Thanks for the question … if you mean, from hour to hour, don’t weigh that often, it’s just noise. Your weight fluctuates with your hydration and digestive contents too much to make much use of that data.
If you mean from day to day, your weight loss will be spiky up and down, not a smooth curve, it just is.
If you mean from week to week for several weeks, check your compliance to your program. And if you have no program, there’s your problem, pick some plan and go for it for 2-3 months minimum.
Losing weight is going to take some time. Stay right with your program, eat the right amount of the right kinds of foods, and move your body as best you’re able to, and you’ll have good results.
Well now here’s a telling question. Actually, most of the people I know who have lost weight, have lost and regained weight SEVERAL times, often a total of more than their current weight. Thus very often you are ALREADY the world’s leading expert on how you lose weight.
Obviously you already know how to lose weight. Don’t eat so much. Be active.
It’s not about losing weight. It’s about losing weight and never finding it again.
Much more to come on this topic.
Let’s break this one down to its two obvious extremes. You on a Diet, You off a Diet. The only two commonalities are You, and The Diet.
Either the diet is not you, or the diet IS you, but you are not the You you intend to be, yet.
Either the diet is next to impossible for you to keep up with — in which case, you can change it.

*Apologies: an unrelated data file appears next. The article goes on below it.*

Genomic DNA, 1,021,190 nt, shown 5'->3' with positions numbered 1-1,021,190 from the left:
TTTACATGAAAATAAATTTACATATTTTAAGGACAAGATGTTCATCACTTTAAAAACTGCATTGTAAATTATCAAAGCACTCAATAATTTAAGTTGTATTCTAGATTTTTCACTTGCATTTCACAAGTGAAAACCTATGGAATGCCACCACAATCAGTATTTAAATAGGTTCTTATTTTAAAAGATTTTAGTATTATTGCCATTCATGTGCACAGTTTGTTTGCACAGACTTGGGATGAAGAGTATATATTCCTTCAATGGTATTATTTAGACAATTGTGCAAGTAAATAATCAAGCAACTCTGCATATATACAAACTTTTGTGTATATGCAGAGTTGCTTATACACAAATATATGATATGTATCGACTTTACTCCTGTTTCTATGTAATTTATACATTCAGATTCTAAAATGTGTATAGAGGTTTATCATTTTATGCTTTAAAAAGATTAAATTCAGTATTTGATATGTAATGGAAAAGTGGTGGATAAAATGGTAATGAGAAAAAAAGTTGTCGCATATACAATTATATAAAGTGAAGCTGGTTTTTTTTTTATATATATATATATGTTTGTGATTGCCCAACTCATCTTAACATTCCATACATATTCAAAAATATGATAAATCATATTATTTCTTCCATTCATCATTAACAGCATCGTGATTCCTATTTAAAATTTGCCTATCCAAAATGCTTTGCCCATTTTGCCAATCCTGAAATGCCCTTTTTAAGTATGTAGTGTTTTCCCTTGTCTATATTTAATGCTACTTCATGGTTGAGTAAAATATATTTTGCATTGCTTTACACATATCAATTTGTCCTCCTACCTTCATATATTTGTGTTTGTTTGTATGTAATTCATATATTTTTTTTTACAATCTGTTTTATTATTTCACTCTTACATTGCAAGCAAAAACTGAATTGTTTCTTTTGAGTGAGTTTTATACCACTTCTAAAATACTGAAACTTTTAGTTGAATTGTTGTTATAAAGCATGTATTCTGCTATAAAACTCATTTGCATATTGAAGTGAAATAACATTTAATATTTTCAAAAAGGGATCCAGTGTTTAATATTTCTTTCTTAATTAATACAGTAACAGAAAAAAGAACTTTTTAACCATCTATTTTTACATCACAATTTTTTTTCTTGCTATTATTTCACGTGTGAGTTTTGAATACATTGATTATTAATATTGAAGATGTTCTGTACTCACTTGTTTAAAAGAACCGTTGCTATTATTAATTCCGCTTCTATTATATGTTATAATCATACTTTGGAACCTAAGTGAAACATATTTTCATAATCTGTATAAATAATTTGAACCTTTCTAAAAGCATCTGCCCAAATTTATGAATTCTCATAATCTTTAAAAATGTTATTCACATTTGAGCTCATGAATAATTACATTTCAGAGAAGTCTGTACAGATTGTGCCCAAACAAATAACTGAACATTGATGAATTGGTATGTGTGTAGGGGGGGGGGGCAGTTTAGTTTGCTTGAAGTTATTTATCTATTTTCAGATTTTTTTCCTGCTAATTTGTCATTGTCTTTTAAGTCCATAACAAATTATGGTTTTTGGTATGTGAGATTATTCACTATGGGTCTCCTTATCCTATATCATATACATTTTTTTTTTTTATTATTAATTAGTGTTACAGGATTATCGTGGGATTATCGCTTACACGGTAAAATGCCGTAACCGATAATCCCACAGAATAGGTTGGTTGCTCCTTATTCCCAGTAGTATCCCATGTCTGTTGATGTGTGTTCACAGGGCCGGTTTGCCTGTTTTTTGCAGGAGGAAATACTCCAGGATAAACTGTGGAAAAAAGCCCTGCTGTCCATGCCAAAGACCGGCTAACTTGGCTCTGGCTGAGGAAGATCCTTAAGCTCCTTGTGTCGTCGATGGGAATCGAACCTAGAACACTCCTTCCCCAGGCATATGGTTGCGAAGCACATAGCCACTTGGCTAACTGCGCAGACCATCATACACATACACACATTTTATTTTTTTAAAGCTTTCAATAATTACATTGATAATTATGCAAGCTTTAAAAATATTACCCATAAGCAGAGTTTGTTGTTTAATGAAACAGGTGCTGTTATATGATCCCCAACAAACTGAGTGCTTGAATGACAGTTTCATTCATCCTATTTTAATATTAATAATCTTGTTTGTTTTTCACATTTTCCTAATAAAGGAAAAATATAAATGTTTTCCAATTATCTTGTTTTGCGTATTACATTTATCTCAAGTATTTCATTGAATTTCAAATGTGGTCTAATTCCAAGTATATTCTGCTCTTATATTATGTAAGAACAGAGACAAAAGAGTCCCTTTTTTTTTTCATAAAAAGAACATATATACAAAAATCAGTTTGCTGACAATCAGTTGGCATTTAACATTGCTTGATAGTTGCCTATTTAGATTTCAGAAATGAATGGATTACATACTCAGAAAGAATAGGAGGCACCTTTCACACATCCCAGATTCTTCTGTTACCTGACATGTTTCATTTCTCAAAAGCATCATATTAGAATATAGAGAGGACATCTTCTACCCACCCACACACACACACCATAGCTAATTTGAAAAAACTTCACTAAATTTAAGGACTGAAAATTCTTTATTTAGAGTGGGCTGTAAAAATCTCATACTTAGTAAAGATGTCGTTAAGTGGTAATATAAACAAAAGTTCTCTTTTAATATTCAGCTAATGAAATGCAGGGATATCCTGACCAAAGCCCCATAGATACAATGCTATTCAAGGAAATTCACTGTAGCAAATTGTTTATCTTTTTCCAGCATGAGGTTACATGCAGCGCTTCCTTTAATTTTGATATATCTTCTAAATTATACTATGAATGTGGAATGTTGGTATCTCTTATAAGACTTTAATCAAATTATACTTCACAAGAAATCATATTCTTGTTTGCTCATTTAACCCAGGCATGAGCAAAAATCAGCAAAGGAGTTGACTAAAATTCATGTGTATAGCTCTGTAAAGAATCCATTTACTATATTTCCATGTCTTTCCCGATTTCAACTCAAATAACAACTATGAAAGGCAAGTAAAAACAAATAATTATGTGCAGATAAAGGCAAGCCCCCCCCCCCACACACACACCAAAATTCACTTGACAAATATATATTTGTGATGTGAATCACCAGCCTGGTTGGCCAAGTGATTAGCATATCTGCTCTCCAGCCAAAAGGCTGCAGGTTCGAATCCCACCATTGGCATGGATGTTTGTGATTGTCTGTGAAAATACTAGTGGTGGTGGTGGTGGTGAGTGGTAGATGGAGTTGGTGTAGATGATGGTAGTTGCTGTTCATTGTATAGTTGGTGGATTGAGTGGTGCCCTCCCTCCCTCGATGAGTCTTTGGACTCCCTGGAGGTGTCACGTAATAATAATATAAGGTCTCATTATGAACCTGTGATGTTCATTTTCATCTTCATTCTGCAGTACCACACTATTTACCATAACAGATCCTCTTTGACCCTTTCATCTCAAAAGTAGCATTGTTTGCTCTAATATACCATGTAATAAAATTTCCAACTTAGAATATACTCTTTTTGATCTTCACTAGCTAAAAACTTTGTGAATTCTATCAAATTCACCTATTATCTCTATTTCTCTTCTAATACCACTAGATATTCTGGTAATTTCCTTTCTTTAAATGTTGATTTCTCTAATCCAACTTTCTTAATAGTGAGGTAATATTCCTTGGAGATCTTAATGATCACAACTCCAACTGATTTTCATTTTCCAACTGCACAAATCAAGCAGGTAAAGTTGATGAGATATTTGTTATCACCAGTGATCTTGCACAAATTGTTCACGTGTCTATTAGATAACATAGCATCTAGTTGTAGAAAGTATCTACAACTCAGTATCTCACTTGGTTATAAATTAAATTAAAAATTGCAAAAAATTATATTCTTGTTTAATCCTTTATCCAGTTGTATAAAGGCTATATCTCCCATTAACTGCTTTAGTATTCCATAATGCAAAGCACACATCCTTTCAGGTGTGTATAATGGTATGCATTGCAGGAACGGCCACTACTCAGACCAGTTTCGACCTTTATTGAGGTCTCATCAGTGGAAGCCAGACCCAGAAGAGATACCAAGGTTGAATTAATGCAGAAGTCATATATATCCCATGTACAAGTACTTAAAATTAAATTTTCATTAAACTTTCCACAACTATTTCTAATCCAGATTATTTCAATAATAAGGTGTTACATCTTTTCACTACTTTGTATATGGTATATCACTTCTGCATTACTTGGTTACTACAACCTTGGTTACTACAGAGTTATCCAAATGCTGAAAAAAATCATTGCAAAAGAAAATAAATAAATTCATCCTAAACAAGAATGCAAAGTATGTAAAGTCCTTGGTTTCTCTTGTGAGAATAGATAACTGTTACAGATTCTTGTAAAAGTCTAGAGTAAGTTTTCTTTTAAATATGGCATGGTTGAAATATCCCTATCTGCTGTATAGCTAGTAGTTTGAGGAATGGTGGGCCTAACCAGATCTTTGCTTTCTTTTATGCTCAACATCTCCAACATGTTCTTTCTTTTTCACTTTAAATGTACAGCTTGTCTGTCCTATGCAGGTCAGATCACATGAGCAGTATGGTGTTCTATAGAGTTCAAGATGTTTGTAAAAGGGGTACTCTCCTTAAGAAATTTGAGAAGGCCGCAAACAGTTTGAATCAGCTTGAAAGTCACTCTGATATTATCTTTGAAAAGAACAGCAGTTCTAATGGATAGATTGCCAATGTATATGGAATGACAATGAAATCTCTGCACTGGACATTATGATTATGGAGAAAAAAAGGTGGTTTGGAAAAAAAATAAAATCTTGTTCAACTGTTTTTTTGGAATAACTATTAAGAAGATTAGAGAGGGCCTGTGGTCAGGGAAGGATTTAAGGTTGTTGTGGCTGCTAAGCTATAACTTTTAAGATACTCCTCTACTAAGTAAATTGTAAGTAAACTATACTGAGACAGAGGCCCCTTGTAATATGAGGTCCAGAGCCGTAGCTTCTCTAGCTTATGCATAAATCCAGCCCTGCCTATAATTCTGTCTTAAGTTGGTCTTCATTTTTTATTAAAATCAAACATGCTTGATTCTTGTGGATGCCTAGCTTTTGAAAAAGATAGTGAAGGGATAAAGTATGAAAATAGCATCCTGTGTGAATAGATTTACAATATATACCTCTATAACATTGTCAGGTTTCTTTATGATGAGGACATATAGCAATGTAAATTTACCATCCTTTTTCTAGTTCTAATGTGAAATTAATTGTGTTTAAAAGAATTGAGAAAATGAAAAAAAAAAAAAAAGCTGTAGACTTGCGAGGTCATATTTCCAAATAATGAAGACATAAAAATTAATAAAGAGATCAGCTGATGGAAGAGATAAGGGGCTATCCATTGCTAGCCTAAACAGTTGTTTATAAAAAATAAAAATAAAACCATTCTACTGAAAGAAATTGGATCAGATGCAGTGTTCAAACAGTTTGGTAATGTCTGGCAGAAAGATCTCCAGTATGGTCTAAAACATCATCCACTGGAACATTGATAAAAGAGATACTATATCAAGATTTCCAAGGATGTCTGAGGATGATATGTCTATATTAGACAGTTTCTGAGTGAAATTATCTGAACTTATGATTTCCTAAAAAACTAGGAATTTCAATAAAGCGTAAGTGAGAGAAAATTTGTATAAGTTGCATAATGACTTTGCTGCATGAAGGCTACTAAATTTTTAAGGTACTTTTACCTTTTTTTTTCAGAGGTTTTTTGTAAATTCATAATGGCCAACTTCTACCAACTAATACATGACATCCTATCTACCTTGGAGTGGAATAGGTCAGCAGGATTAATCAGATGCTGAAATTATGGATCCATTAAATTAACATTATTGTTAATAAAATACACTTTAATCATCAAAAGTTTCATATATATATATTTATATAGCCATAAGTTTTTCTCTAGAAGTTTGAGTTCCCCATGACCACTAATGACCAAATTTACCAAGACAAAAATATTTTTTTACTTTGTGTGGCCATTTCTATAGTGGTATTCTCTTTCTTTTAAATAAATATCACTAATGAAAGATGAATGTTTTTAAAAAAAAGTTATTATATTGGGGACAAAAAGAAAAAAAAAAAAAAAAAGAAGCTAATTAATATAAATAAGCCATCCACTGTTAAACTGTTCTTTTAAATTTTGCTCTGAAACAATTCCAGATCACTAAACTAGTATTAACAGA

Or You are not yet up to the point of really wanting to stick with it long enough to get where you want to go. You want to go there, you just don’t want it enough to sacrifice short term comfort to get long term gain. Yet. Maybe you will later. Hope so. Till you want it enough to stay with the process, you may as well not start the process.
Disclaimer: I am personally having a good deal of success with this type of food plan.
Answer: You will have success on this, or any food plan, to the extent to which you commit to the required changes.
You don’t have to be 100% with your commitment, but you have to have enough commitment that you zoom your life in on accomplishing your weight loss goal, if you want to lose weight. Paleo living (real-world exercise combined with eating very few starches or refined carbohydrates) was actually the first modern formally proposed food plan, since the late 1800’s. Generations of people lost weight by skipping the breads and the desserts for awhile before this plan became popular and more codified.
But it’s just a plan. It’s not weight loss. Weight loss happens when you follow through with the commitments you’ve made to yourself. Lifelong weight loss comes from working your plan into your lifestyle.
Whenever you’re trying to lose weight, break a bad habit, start a good habit, or change in any meaningful way, it’s not an easy thing. It’s not like learning to brush a physical skill, where you’ve just got to repeat something enough times to make it somewhat of a foregone conclusion that you’ll continue to do it that way.
Everyone succeeds via slightly different means. If you want to know how you will succeed, think back to a time you succeeded before and think through how you succeeded then. For me it was clearing the decks; dumping many pounds of junk food out of the fridge, buying a new road bike I could not affford, and coming out in public with my goal of losing 100 pounds and then riding my bike 100 miles in a day and still being able to come back the next day. Actually as it worked out, the bike ride was the easy part, but the weight loss happened the same way, immersing myself totally in a sink or swim environment. If you ride 50 miles away from home, you have to get back. If you have nothing else available to eat, you’ll eat your food plan.
Start from your biggest success you already look back on happily. How did you do it, what kind of dedication did it take, what did you have to stop doing, start doing, or continue doing. How can you apply that to your next success? Give it a go!